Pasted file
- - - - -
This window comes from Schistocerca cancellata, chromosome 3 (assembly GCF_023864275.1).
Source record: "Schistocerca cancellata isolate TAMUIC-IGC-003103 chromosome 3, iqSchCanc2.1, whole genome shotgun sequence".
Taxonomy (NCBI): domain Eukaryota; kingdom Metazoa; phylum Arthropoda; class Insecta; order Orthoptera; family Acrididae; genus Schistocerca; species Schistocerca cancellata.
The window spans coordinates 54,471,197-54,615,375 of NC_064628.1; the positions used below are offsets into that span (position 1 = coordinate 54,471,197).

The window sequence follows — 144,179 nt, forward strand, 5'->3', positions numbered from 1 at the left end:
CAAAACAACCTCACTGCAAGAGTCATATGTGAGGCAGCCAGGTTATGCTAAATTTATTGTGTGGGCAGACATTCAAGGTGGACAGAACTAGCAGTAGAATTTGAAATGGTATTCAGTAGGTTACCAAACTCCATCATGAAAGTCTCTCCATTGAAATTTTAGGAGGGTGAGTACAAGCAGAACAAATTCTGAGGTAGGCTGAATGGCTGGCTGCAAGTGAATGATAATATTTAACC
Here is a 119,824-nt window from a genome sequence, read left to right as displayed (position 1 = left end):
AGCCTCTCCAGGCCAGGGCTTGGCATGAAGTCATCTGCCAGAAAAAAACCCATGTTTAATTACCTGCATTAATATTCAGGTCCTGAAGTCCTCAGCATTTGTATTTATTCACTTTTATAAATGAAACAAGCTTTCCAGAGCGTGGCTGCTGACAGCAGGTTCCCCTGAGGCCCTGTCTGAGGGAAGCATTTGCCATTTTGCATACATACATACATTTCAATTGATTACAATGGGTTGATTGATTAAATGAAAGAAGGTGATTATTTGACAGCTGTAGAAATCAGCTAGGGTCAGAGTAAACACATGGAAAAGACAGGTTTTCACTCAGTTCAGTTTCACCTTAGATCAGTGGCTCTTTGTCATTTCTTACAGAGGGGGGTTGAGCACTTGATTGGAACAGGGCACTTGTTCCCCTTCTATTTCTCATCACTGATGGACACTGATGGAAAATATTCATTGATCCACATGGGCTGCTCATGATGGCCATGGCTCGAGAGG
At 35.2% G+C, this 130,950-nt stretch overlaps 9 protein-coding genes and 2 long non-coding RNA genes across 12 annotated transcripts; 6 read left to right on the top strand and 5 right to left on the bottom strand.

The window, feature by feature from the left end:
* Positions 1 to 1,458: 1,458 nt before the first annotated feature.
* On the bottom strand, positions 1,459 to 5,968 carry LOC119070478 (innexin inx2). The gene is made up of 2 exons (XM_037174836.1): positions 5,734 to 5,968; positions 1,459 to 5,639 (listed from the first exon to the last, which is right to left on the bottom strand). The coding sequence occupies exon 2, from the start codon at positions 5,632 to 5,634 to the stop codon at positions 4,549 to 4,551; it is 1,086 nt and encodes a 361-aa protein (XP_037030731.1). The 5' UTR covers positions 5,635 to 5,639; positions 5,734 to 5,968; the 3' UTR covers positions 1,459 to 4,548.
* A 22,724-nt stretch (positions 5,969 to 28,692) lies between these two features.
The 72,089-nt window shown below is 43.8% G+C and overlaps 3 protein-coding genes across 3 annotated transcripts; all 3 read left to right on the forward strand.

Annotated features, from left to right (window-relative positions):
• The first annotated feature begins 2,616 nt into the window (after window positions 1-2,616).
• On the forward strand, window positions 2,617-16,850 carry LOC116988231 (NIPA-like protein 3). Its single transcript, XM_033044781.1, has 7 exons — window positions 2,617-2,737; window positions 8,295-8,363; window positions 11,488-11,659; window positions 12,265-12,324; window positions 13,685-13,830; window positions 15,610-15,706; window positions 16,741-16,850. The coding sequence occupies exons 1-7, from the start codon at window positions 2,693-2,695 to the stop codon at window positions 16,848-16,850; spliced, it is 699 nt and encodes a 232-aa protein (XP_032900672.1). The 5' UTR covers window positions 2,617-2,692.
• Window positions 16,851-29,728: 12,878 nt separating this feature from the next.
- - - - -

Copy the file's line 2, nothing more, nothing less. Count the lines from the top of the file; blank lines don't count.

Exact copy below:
Source record: "Schistocerca cancellata isolate TAMUIC-IGC-003103 chromosome 3, iqSchCanc2.1, whole genome shotgun sequence".